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Overview of Aldous Huxley's Brave New World - In Aldous Huxley's self-created dystopian society, controlled by biotechnology, genetics are edited to perfection and babies are manufactured in bottles through Ectogenesis1. After visiting America in the Roaring Thirties, Huxley admired the confidence, vitality, and "generous extravagance" he found in American life and the American people. However, he began to see the destructive spiral that Totalitarianism had on society, especially with his experiences in Italy under the reign of fascist leader Benito Mussolini (Barron's Educational Series)....   [tags: genetics, biotechnology, conditioning]
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Overuse of Antidepressants Today and How Aldous Huxley Predicted It - ... Part of the high growth in the usage of antidepressants was because doctors were prescribing the drug to children younger than 6. The number of “antidepressant prescriptions written for teens increases every year” (Mitchell). That statistic should be going down because teenagers do not know if they are really depressed or if they just had a bad day. By the doctor just giving them medicine teenagers will never learn how to deal with their problems and how to fix certain situation. By prescribing the medication children and teens are learning how to take the easy way out, by resorting to taking drugs....   [tags: A Brave New World]
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Society's Fate in Brave New World by Aldous Huxley - ... In addition, society suffers with the belief that taking drugs will allow them to escape from reality similar to “Taking a holiday from reality whenever you like” (Huxley 54). Self-medicating with alcohol seems to become a struggle due to today’s fast paced stressful society. “A holiday” symbolizes the numbness, which distracts from pain of emotional feelings. An author known as Shane Watson acknowledges that “drinking has become a swift and effective means of relaxing and the evidence is that, as time goes on, it becomes an increasingly essential part of our daily routine… reaching for the bottle frequently masks deep-seated insecurities.” It seems like today’s norm is to reach for the...   [tags: christianity, predictions, drugs, alcohol] 983 words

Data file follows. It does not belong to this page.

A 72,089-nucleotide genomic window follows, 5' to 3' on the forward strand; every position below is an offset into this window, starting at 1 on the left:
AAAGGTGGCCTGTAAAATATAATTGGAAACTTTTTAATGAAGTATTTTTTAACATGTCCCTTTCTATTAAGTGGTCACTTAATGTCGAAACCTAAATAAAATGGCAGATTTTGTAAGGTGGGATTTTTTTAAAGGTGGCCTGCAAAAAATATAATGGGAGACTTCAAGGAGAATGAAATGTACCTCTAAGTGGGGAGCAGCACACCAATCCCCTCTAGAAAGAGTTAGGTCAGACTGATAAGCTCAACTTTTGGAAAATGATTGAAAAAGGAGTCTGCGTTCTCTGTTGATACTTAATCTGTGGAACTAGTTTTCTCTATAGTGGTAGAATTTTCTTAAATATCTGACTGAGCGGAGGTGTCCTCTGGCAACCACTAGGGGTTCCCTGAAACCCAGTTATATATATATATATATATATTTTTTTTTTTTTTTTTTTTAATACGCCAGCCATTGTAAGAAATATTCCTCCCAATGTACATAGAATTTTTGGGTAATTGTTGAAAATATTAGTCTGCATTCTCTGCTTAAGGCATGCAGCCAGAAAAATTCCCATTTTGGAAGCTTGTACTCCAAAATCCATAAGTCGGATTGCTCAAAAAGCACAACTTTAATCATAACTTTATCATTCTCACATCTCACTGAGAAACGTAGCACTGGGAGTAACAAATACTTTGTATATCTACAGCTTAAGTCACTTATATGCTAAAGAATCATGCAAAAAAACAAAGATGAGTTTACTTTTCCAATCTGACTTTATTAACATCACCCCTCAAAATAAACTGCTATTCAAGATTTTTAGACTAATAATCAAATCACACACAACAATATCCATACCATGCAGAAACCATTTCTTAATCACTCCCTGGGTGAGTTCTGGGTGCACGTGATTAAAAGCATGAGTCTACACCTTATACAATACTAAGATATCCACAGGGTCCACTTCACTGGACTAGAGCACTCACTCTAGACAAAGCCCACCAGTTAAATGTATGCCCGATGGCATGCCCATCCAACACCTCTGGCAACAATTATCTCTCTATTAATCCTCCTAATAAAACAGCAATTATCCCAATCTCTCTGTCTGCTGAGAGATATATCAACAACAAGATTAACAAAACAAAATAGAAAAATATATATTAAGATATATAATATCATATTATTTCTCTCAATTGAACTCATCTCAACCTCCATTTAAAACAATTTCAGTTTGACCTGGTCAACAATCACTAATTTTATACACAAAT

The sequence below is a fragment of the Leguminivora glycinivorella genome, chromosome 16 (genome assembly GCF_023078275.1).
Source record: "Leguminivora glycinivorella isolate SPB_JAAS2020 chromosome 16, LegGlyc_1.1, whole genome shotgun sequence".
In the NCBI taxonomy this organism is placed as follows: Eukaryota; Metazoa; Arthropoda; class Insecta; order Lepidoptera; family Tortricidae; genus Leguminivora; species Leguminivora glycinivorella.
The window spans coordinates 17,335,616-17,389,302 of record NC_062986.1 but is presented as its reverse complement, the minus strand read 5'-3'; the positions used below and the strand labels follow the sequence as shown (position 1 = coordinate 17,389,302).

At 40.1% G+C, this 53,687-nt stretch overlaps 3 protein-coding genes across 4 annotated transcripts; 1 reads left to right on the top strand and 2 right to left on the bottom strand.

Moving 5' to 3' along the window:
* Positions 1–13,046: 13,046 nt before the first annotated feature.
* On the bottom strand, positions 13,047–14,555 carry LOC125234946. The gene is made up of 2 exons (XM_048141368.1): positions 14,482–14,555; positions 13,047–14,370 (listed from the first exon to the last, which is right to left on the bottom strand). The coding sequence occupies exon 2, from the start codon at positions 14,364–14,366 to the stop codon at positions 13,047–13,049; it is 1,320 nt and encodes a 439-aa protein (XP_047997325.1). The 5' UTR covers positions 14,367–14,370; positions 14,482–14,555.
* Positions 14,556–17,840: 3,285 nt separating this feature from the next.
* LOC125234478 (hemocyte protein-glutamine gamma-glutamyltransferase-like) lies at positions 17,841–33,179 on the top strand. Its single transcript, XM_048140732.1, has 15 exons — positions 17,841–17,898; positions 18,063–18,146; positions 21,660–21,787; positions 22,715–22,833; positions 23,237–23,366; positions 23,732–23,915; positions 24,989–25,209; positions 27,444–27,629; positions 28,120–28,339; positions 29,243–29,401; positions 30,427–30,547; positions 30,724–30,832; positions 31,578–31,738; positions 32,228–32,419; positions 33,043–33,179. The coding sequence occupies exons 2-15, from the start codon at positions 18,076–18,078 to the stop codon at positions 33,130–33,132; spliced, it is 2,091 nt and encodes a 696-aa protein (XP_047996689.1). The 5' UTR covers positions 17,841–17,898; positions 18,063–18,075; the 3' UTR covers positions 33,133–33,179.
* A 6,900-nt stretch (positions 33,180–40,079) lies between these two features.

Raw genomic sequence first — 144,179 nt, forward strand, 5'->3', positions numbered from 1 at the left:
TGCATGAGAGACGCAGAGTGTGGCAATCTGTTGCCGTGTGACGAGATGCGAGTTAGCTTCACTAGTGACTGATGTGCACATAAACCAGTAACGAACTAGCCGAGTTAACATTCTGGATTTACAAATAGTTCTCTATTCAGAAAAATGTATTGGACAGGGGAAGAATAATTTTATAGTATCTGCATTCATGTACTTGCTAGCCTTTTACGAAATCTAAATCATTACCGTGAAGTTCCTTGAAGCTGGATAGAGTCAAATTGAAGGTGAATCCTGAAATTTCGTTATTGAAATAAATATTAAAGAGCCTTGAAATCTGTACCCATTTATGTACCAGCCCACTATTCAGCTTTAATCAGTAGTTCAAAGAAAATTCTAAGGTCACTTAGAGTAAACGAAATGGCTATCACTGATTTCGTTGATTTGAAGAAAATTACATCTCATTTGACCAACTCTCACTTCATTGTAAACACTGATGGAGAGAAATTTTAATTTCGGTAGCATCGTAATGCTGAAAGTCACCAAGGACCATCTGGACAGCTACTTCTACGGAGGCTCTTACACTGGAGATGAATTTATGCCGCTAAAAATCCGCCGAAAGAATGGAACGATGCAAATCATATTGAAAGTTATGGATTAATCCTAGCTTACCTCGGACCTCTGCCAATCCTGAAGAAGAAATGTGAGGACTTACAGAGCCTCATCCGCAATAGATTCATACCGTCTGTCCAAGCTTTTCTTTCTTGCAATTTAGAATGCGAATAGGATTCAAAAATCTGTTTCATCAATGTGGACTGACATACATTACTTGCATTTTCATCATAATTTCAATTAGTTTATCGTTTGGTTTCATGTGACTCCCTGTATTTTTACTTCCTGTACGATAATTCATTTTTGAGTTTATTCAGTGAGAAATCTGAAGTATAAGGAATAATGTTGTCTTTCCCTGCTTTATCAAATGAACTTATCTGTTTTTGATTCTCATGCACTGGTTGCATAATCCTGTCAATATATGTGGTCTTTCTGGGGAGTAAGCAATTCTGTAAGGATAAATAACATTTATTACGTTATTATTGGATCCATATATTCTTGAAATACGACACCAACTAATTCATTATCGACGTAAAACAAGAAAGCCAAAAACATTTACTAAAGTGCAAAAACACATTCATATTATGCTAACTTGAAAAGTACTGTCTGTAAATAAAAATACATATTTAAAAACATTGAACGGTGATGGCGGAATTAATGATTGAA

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Value in Brave New World by Aldous Huxley - Value in Brave New World What is value. To take a logical standpoint, it could be defined as the monetary worth of something: a candy bar’s value is one dollar. But to most people, value is more far reaching than a number. To chocolate lovers, a candy bar’s value is a few minutes of bliss; the chocolate hits your tongue and melts; the overwhelming decadence of that smooth, velvety sweetness is enough to keep you happy for the rest of the day. So, value is all about perspective, and it is also a driving force in motivation: value drives people....   [tags: benito hoover, industrial revolution]
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A Brave New World: Was Aldous Huxley Correct? - A Brave New World, written by Aldous Huxley, is a book that to me is more of a warning then entertainment. In the book, Huxley writes about a future civilization and all how everything in life is simplified. Babies are created in factories and are designed however scientists want them to be. Relationships are completely irrelevant and frowned upon in this world. People are distracted from true beauty and left to submit their selves into a false world. Since this book was written in 1931, Huxley obviously had no knowledge of new age technology....   [tags: Brave New World Essays]
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1442 words
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A Brave New World and Island by Aldous Huxley - ... Also, he doesn’t even know if the girl standing in front of him is friendly or will she attack him without warning. Later on in the story you find out that Will is on a mission to “corrupt” the island of Pala, where he has arrived, and industrialize it just like the Rendang, a tynrannical leader of a neighboring island. Will’s job is a journalist, and to report back to the Rendang. But, throughout learning his journey and learning experience of the Pala’s traditions. Will came to his senses and decieved the empress of Pala, the Rani, who wanted to sell the natural resources found there....   [tags: writing and literary style] 1023 words